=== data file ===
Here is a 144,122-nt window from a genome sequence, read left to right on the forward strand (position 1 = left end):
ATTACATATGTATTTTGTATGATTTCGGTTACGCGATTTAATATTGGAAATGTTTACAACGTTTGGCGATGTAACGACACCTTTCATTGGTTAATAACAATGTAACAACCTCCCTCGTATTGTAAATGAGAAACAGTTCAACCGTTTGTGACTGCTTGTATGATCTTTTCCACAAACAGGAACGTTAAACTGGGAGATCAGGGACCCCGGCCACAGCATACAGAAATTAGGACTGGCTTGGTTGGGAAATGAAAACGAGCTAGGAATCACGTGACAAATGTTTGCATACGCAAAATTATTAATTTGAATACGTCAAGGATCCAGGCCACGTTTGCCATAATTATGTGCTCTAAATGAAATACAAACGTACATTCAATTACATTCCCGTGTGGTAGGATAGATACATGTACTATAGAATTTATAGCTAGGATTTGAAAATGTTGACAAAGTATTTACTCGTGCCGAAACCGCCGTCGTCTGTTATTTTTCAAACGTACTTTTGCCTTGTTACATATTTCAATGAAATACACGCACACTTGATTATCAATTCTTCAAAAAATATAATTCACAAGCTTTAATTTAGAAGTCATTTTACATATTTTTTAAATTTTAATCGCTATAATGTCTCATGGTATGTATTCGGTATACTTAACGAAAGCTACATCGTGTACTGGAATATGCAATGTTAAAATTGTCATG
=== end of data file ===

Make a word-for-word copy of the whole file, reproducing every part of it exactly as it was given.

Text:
Here is a 144,122-nt window from a genome sequence, read left to right on the forward strand (position 1 = left end):
ATTACATATGTATTTTGTATGATTTCGGTTACGCGATTTAATATTGGAAATGTTTACAACGTTTGGCGATGTAACGACACCTTTCATTGGTTAATAACAATGTAACAACCTCCCTCGTATTGTAAATGAGAAACAGTTCAACCGTTTGTGACTGCTTGTATGATCTTTTCCACAAACAGGAACGTTAAACTGGGAGATCAGGGACCCCGGCCACAGCATACAGAAATTAGGACTGGCTTGGTTGGGAAATGAAAACGAGCTAGGAATCACGTGACAAATGTTTGCATACGCAAAATTATTAATTTGAATACGTCAAGGATCCAGGCCACGTTTGCCATAATTATGTGCTCTAAATGAAATACAAACGTACATTCAATTACATTCCCGTGTGGTAGGATAGATACATGTACTATAGAATTTATAGCTAGGATTTGAAAATGTTGACAAAGTATTTACTCGTGCCGAAACCGCCGTCGTCTGTTATTTTTCAAACGTACTTTTGCCTTGTTACATATTTCAATGAAATACACGCACACTTGATTATCAATTCTTCAAAAAATATAATTCACAAGCTTTAATTTAGAAGTCATTTTACATATTTTTTAAATTTTAATCGCTATAATGTCTCATGGTATGTATTCGGTATACTTAACGAAAGCTACATCGTGTACTGGAATATGCAATGTTAAAATTGTCATG